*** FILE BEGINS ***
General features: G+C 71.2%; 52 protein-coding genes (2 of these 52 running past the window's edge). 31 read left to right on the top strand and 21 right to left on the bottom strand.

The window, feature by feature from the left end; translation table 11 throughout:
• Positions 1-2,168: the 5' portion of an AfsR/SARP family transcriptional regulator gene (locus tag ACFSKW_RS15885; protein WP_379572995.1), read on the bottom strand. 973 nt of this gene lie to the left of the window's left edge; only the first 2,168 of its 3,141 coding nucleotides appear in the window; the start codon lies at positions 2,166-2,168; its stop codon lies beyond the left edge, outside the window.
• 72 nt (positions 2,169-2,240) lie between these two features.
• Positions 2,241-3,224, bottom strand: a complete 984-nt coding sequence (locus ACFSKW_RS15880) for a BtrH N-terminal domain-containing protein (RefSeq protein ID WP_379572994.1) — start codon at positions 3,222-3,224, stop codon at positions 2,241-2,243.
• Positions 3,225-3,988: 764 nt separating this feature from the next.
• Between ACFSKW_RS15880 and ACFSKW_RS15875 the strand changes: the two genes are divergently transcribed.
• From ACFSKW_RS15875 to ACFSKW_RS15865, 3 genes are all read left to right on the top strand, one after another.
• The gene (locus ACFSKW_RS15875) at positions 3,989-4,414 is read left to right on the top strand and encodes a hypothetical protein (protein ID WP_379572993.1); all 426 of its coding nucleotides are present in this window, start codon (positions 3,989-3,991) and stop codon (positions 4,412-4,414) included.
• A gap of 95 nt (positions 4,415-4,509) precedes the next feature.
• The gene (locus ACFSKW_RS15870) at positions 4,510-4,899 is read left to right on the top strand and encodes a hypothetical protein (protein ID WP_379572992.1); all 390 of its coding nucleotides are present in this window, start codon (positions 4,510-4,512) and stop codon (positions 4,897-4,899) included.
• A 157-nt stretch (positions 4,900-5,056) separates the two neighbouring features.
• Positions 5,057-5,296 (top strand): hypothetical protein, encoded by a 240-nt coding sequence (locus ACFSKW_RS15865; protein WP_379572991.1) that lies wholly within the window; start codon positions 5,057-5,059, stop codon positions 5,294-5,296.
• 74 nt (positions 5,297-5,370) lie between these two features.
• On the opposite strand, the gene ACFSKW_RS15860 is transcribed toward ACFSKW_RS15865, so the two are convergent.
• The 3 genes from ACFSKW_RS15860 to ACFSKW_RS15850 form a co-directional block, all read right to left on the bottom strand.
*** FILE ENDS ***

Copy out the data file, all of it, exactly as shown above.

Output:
General features: G+C 71.2%; 52 protein-coding genes (2 of these 52 running past the window's edge). 31 read left to right on the top strand and 21 right to left on the bottom strand.

The window, feature by feature from the left end; translation table 11 throughout:
• Positions 1-2,168: the 5' portion of an AfsR/SARP family transcriptional regulator gene (locus tag ACFSKW_RS15885; protein WP_379572995.1), read on the bottom strand. 973 nt of this gene lie to the left of the window's left edge; only the first 2,168 of its 3,141 coding nucleotides appear in the window; the start codon lies at positions 2,166-2,168; its stop codon lies beyond the left edge, outside the window.
• 72 nt (positions 2,169-2,240) lie between these two features.
• Positions 2,241-3,224, bottom strand: a complete 984-nt coding sequence (locus ACFSKW_RS15880) for a BtrH N-terminal domain-containing protein (RefSeq protein ID WP_379572994.1) — start codon at positions 3,222-3,224, stop codon at positions 2,241-2,243.
• Positions 3,225-3,988: 764 nt separating this feature from the next.
• Between ACFSKW_RS15880 and ACFSKW_RS15875 the strand changes: the two genes are divergently transcribed.
• From ACFSKW_RS15875 to ACFSKW_RS15865, 3 genes are all read left to right on the top strand, one after another.
• The gene (locus ACFSKW_RS15875) at positions 3,989-4,414 is read left to right on the top strand and encodes a hypothetical protein (protein ID WP_379572993.1); all 426 of its coding nucleotides are present in this window, start codon (positions 3,989-3,991) and stop codon (positions 4,412-4,414) included.
• A gap of 95 nt (positions 4,415-4,509) precedes the next feature.
• The gene (locus ACFSKW_RS15870) at positions 4,510-4,899 is read left to right on the top strand and encodes a hypothetical protein (protein ID WP_379572992.1); all 390 of its coding nucleotides are present in this window, start codon (positions 4,510-4,512) and stop codon (positions 4,897-4,899) included.
• A 157-nt stretch (positions 4,900-5,056) separates the two neighbouring features.
• Positions 5,057-5,296 (top strand): hypothetical protein, encoded by a 240-nt coding sequence (locus ACFSKW_RS15865; protein WP_379572991.1) that lies wholly within the window; start codon positions 5,057-5,059, stop codon positions 5,294-5,296.
• 74 nt (positions 5,297-5,370) lie between these two features.
• On the opposite strand, the gene ACFSKW_RS15860 is transcribed toward ACFSKW_RS15865, so the two are convergent.
• The 3 genes from ACFSKW_RS15860 to ACFSKW_RS15850 form a co-directional block, all read right to left on the bottom strand.